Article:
Blind Bartimaeus

Friday, August 23, 2013

How strong is your desire to draw closer to Christ? Are you willing to break through barriers to be close to him? How strong is your faith when barriers are between you and Jesus?
The story of Blind Bartimaeus is one of the greatest lessons on faith in all Scripture. This story of Jesus healing a blind man takes place on the outskirts of Jericho as Jesus was passing through on His way to Jerusalem. His thoughts were set on the city where He knew He would be arrested and crucified in a few days. He must not have noticed the man sitting on the side of the road as He passed through Jericho one final time. But something got his attention and he stopped. Bartimaeus, the blind beggar sitting in the dirt at the rear of the large crowd, began to cry out with a loud voice.

“And when he heard that it was Jesus of Nazareth, he began to cry out, and say, Jesus, thou Son of David, have mercy on me.”  (Mark 10:47)

Bartimaeus had certainly heard the stories of Jesus healing other blind men and how He had caused the lame to walk and the deaf to hear. I imagine that he desired the same type of miracle to be performed on him. So, when he realized that it was Jesus who was passing by that day, he cried out with all his might, “Jesus, thou Son of David, have mercy on me. Now!” But the crowd of onlookers became angry at his cries for help and tried to silence him. 

 “...many rebuked him...” (ASV)
“And many severely censured and reproved him, telling him to keep still...” (Amplified)
 “...many were sternly telling him to be quiet.” (NASB)

The onlookers became the barrier between Bartimaeus and Jesus. The fact that the blind man called Jesus by the title Son of David shows that he recognized Jesus as the Messiah so perhaps the crowd feared he was a rabble rouser. Maybe they thought he would create too much of a commotion.  Maybe the cries of the blind beggar made them uncomfortable.  Maybe they wanted Jesus’ attention all for themselves.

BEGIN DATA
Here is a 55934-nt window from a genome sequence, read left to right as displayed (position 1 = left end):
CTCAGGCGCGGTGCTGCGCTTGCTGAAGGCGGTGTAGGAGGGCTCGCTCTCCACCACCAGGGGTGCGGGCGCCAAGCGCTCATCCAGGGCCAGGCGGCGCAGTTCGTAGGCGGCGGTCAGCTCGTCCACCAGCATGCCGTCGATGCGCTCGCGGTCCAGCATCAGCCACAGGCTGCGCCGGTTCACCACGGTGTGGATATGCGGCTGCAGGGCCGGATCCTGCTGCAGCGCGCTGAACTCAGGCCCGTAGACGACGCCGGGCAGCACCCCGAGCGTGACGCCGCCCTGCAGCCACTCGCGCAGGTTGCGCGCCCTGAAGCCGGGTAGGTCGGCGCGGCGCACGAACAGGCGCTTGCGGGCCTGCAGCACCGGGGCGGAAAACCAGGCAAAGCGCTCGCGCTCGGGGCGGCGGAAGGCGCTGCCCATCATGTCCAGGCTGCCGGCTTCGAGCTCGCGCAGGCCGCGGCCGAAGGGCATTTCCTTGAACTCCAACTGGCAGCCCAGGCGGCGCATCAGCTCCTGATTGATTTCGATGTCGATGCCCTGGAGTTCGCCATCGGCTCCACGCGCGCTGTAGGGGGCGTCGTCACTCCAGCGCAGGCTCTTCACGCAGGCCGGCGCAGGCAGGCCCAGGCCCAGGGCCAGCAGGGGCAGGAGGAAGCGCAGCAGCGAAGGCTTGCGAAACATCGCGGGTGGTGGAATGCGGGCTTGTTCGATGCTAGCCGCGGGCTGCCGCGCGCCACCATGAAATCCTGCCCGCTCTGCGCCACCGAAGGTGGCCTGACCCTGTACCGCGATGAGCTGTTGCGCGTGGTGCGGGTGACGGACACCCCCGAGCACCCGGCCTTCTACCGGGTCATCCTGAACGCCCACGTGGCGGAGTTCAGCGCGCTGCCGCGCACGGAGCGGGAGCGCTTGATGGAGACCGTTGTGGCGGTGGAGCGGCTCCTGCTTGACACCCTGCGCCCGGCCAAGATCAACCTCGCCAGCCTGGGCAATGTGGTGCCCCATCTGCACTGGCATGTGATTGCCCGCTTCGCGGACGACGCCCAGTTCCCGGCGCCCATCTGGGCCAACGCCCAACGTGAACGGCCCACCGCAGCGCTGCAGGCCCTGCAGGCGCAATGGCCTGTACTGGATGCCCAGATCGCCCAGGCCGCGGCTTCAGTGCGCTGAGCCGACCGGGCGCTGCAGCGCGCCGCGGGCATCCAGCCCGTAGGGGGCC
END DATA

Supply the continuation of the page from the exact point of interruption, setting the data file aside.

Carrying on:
The longer the protests, the louder Bartimaeus cried out, “Have mercy on me! Now!”

Bartemaaues was trying to silence the objectors.
His desire was greater than the objections.
His desire was greater than the barriers.

Is your desire affected by your barriers? Do barriers get in the way of your desire? Do you have people barriers?
Do people try to prevent you from growing in your faith? Do people want to keep you the same? Are they afraid that if you draw closer to Christ, you’ll grow further away from them? Are there people who want to keep you defeated? Do people want to keep you comfortable and living in your status quo? Are there people who want to keep you blind?
Do people label you, put you in a category and not want you to change? Do others get upset if you want to move forward and make changes when they want you to stay the same?

What are other kinds of barriers are between you and Jesus? Are distractions keeping you from a full relationship with Christ? Time? Lack of desire? Overload?

Jesus stopped, responded to the man’s cry for help, and called Bartimaeus to come to him. Jesus made a way for the man to break through the barriers. Would Bartimaeus have the faith to respond? Could he cross the barriers of negativity to get to Jesus? Would his desire overcome the barriers?

Mark 10:50 says, “And he, casting away his garment, rose, and came to Jesus.”

The cloak was used for many purposes: a blanket for sleeping, a covering against the sun and weather, and a blanket to sit on. The cloak was Bartimaeus’ only protection and only possession. In a sign of faith, he was able to cast aside his security and moved through the barriers. Bartimaeus left his past behind.
Then Jesus asked Bartimaeus, “What wilt thou that I should do unto thee?” (Mark 10:51 KJV).
Why would Jesus ask a question with such an obvious answer? Everyone could clearly see that the man was blind and that he would want to see. The word “wilt” is the Greek verb “etheleo” and literally means desire  or purpose. Jesus was asking, “What do you desire? What is your purpose here?” Jesus wanted the man to claim out loud what he desired on that very day. Jesus wanted to hear Bartimaeus express his faith, his desire.
The blind man said unto him, “Lord, let me receive my sight.

Have you ever been so desirous of something that you could taste it? You could feel it? You wanted it so badly that you were willing to do anything to get it? Can you imagine Batimaeus sitting on the side of the road day after day hearing passersby talk about Jesus, the Messiah, the Son of David? He must have pondered the possibility that Jesus could wander by him. He must have imagined himself approaching Jesus and sharing his desire to be made whole. Maybe this thought gave him his passion, his purpose for living. So when Jesus arrived, Bartimaeus was ready. He leapt at the chance to talk with Jesus.